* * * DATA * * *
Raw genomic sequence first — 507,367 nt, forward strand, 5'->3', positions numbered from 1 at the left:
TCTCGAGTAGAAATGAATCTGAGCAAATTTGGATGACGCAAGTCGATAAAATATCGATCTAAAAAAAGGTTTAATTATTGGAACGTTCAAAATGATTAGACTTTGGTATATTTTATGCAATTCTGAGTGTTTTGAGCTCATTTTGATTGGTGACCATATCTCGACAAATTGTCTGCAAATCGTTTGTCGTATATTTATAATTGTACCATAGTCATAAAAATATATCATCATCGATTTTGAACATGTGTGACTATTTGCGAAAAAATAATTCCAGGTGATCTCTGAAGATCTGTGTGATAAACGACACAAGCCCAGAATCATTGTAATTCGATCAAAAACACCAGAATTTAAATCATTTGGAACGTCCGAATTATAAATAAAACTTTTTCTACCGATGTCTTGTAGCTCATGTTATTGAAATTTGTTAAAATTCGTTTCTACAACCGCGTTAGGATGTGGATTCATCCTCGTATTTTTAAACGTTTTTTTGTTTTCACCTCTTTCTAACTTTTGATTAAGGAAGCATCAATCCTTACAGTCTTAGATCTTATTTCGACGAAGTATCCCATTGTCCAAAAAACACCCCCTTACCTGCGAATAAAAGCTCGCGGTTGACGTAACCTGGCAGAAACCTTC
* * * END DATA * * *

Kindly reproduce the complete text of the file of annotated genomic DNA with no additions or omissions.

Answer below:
Raw genomic sequence first — 507,367 nt, forward strand, 5'->3', positions numbered from 1 at the left:
TCTCGAGTAGAAATGAATCTGAGCAAATTTGGATGACGCAAGTCGATAAAATATCGATCTAAAAAAAGGTTTAATTATTGGAACGTTCAAAATGATTAGACTTTGGTATATTTTATGCAATTCTGAGTGTTTTGAGCTCATTTTGATTGGTGACCATATCTCGACAAATTGTCTGCAAATCGTTTGTCGTATATTTATAATTGTACCATAGTCATAAAAATATATCATCATCGATTTTGAACATGTGTGACTATTTGCGAAAAAATAATTCCAGGTGATCTCTGAAGATCTGTGTGATAAACGACACAAGCCCAGAATCATTGTAATTCGATCAAAAACACCAGAATTTAAATCATTTGGAACGTCCGAATTATAAATAAAACTTTTTCTACCGATGTCTTGTAGCTCATGTTATTGAAATTTGTTAAAATTCGTTTCTACAACCGCGTTAGGATGTGGATTCATCCTCGTATTTTTAAACGTTTTTTTGTTTTCACCTCTTTCTAACTTTTGATTAAGGAAGCATCAATCCTTACAGTCTTAGATCTTATTTCGACGAAGTATCCCATTGTCCAAAAAACACCCCCTTACCTGCGAATAAAAGCTCGCGGTTGACGTAACCTGGCAGAAACCTTC